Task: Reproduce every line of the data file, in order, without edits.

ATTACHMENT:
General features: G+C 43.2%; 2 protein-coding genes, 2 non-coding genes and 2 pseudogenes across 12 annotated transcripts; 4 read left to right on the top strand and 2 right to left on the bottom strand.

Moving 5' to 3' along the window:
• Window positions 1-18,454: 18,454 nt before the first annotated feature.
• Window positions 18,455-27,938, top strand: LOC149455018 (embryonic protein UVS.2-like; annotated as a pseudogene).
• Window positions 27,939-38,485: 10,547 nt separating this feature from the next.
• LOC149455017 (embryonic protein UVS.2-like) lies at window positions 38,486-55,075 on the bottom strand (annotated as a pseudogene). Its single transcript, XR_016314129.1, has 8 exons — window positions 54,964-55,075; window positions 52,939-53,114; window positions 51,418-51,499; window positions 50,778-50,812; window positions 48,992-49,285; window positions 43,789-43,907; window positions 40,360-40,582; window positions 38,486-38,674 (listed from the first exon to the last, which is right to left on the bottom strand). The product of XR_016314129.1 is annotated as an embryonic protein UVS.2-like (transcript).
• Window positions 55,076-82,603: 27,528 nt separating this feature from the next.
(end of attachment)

General features: G+C 43.2%; 2 protein-coding genes, 2 non-coding genes and 2 pseudogenes across 12 annotated transcripts; 4 read left to right on the top strand and 2 right to left on the bottom strand.

Moving 5' to 3' along the window:
• Window positions 1-18,454: 18,454 nt before the first annotated feature.
• Window positions 18,455-27,938, top strand: LOC149455018 (embryonic protein UVS.2-like; annotated as a pseudogene).
• Window positions 27,939-38,485: 10,547 nt separating this feature from the next.
• LOC149455017 (embryonic protein UVS.2-like) lies at window positions 38,486-55,075 on the bottom strand (annotated as a pseudogene). Its single transcript, XR_016314129.1, has 8 exons — window positions 54,964-55,075; window positions 52,939-53,114; window positions 51,418-51,499; window positions 50,778-50,812; window positions 48,992-49,285; window positions 43,789-43,907; window positions 40,360-40,582; window positions 38,486-38,674 (listed from the first exon to the last, which is right to left on the bottom strand). The product of XR_016314129.1 is annotated as an embryonic protein UVS.2-like (transcript).
• Window positions 55,076-82,603: 27,528 nt separating this feature from the next.